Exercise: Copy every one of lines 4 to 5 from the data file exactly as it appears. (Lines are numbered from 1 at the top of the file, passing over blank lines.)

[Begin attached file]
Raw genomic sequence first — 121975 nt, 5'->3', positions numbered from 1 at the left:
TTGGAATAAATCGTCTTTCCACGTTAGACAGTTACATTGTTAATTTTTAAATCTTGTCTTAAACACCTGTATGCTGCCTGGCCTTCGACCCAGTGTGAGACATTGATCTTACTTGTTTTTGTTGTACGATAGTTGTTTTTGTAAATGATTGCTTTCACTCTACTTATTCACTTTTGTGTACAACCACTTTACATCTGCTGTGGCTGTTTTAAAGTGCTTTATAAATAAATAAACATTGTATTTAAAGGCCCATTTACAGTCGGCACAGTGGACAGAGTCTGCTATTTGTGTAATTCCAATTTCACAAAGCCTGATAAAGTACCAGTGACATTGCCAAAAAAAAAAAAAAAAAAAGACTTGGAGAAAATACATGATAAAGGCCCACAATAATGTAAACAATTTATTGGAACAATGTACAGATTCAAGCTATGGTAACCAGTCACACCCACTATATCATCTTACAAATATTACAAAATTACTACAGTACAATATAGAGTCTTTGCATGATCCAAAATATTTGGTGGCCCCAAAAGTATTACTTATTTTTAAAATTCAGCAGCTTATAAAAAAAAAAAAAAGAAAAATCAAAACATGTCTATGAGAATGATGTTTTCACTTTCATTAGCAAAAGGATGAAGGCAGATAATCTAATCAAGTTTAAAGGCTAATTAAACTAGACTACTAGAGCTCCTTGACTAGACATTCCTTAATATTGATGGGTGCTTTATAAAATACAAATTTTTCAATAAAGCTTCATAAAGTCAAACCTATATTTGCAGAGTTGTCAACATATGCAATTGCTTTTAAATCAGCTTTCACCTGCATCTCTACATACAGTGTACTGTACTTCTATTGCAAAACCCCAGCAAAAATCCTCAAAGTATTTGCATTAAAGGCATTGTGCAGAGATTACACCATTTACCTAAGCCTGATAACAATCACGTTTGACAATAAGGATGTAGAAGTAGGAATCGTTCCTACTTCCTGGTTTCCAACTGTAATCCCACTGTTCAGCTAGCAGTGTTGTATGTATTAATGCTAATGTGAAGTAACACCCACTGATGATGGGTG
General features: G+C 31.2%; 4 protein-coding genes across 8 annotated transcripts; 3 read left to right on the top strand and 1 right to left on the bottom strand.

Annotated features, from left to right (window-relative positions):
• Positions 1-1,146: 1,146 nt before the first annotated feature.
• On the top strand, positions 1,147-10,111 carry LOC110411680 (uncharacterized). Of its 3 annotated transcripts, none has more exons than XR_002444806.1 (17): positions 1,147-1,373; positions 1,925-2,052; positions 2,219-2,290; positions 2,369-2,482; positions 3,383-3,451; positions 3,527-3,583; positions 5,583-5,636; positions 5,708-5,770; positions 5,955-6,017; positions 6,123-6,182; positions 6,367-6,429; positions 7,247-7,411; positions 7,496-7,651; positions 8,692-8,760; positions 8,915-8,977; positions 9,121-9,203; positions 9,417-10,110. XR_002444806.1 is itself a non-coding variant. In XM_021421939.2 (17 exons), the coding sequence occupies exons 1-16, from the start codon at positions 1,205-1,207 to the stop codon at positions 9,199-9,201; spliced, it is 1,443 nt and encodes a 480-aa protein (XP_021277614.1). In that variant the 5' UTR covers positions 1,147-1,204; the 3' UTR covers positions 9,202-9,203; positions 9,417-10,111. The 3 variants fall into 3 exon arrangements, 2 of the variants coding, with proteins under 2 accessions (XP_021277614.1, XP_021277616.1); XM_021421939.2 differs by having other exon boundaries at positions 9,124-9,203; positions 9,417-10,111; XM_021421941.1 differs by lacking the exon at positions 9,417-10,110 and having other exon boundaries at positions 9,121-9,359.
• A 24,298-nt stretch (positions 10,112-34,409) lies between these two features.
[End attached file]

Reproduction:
Annotated features, from left to right (window-relative positions):
• Positions 1-1,146: 1,146 nt before the first annotated feature.